By: Tess Worrell
Only the lucky few avoid. Most people going through divorce suffer–deeply. A sense of betrayal and mounting losses often combine to make it hard to think about a soon-to-be-ex-spouse with anything but anger. It can be hard to hide those feelings when talking about an ex–but there are good reasons to try, especially in front of the children.
- Children hear negative statements about a spouse as criticisms of them. Children know they are the combination of Mom and Dad. They know the traits they share with each parent. When Mom decries Dad’s focus on detail as overly controlling or Dad proclaims Mom’s spontaneity to be reckless, children”who share the traits” internalize the comments. They not only feel devalued by the criticizing parent, they lose trust in that relationship. If Mom could come to despise Dad’s focus on detail, she could come to despise daughter’s as well.
- Loss of trust leads to loss of credibility. The more one parent criticizes the other, the more children begin to tune out. Children need to believe in their parents. The fantasy of parental-infallibility forms the basis of childhood adoration and trust. While children learn that parents are fallible as they mature, typically they grow naturally into the lesson. When one parent forces the point by continually pointing out the other parent’s faults–children tend to blame, and distrust, the person wrecking the fantasy. No matter how accurate the criticism, the damage will be to the relationship with the child–not to the other parent.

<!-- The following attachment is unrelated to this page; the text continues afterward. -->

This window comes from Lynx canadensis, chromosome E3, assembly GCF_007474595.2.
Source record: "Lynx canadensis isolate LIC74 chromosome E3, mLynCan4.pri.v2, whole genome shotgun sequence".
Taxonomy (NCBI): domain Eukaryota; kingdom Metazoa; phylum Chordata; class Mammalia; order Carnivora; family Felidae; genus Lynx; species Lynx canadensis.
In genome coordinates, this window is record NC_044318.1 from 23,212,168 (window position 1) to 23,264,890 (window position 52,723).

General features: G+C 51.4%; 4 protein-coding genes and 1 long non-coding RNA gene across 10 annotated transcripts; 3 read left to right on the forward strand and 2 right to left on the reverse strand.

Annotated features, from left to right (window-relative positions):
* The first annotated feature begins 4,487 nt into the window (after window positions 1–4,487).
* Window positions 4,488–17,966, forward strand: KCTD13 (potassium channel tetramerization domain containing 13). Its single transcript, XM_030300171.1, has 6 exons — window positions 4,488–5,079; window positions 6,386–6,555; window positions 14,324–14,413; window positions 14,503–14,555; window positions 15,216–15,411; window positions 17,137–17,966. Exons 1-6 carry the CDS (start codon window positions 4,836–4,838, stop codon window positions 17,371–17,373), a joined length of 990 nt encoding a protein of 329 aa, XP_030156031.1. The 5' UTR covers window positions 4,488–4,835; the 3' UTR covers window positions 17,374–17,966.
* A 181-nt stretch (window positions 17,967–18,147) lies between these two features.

- Overly negative statements now burn bridges for the future. Though hard to imagine, there will likely come a day where present anger gives way to acceptance and even healthy interactions. As individuals move into the variety of opportunities that come with a new stage of life, they often relate better to their former spouses. Yet, negatives statements made to children tend not to fade as easily. Children can get stuck in believing the criticisms and confused by the change of tune. This impacts the credibility of both parents making it difficult for children to relate to either.
A better way–
In front of the children say only what is useful for building them up and helping them understand how to relate to both parents in the healthiest manner. Save criticisms for private conversations with the ex. Couch even these in the in terms that focus on the goals you share for the children and how to work together to achieve them.
The hope–respectful, honoring language will rescue both of you from the suffering and create a working, post-divorce relationship for all the issues you still face together.